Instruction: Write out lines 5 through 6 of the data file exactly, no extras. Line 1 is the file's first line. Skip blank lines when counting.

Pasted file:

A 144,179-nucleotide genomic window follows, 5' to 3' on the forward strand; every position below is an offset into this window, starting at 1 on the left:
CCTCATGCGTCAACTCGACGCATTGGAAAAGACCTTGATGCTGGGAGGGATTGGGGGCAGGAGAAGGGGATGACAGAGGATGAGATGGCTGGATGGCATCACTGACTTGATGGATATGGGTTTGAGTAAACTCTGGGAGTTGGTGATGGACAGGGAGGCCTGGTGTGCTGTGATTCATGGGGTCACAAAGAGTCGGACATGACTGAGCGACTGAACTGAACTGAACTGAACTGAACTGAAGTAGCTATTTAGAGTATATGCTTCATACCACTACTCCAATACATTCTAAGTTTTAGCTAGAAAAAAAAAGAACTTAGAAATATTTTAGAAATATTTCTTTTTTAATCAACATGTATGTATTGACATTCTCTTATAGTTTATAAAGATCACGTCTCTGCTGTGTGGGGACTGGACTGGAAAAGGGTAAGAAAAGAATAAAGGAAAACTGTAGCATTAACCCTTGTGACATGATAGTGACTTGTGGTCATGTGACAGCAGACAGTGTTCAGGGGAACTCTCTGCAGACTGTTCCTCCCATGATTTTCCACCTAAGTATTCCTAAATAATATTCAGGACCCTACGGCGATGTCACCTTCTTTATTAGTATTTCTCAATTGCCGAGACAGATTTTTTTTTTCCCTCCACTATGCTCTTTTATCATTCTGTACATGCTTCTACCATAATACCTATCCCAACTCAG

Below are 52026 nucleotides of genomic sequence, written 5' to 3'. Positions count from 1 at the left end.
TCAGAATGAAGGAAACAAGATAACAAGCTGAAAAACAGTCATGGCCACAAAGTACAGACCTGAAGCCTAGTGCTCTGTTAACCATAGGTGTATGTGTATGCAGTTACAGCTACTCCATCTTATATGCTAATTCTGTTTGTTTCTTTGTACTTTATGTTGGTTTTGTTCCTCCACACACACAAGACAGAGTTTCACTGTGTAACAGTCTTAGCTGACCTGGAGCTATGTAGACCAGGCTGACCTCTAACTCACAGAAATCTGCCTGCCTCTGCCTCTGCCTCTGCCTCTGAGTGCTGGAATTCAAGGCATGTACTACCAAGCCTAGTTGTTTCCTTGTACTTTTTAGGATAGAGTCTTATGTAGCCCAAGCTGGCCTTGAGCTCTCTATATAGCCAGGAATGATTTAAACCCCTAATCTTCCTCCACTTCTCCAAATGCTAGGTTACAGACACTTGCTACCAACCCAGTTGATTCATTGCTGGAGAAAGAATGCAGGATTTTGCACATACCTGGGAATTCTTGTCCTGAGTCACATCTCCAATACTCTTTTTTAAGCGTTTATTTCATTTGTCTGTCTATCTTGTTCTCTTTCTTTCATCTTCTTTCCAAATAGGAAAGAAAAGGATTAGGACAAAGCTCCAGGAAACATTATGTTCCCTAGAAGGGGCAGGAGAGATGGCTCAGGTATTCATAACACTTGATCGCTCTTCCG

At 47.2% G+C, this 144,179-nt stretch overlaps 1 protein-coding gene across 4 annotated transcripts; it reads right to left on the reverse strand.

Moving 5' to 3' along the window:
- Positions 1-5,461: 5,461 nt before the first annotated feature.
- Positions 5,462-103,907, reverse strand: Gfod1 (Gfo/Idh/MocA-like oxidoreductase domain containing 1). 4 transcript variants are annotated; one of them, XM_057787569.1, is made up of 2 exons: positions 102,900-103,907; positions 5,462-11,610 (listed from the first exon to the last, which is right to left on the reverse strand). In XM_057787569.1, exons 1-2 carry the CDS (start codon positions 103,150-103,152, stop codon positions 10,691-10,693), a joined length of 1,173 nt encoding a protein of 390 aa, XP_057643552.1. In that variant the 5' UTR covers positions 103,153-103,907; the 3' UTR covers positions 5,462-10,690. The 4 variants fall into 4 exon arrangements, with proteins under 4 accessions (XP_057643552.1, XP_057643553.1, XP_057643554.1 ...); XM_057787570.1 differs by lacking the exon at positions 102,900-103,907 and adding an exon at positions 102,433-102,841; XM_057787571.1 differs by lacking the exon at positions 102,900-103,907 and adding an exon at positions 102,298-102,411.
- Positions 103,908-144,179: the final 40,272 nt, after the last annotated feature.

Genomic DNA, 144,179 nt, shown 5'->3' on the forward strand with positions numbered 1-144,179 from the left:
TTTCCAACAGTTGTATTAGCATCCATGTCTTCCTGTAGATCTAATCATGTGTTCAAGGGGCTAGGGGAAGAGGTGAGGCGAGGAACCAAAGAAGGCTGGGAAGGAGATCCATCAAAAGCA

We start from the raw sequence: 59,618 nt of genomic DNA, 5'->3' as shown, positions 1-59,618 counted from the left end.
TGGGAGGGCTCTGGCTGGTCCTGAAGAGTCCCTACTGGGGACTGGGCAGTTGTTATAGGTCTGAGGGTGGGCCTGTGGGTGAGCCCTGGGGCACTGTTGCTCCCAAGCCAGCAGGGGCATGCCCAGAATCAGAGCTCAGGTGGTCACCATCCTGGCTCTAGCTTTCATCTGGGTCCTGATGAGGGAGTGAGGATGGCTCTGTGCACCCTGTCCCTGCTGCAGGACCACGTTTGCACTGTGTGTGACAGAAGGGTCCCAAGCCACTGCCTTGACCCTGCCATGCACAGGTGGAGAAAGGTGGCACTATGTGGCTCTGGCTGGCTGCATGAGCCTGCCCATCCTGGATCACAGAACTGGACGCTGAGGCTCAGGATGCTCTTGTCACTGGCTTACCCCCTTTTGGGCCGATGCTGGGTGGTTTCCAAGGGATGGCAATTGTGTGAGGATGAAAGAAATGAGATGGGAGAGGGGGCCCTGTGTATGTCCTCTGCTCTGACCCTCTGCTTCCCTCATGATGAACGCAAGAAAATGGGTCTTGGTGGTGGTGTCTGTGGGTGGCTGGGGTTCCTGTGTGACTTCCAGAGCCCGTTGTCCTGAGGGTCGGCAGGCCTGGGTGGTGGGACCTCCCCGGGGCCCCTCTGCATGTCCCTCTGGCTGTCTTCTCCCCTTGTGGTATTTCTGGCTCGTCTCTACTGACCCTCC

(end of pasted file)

At 47.2% G+C, this 144,179-nt stretch overlaps 1 protein-coding gene across 4 annotated transcripts; it reads right to left on the reverse strand.

Moving 5' to 3' along the window: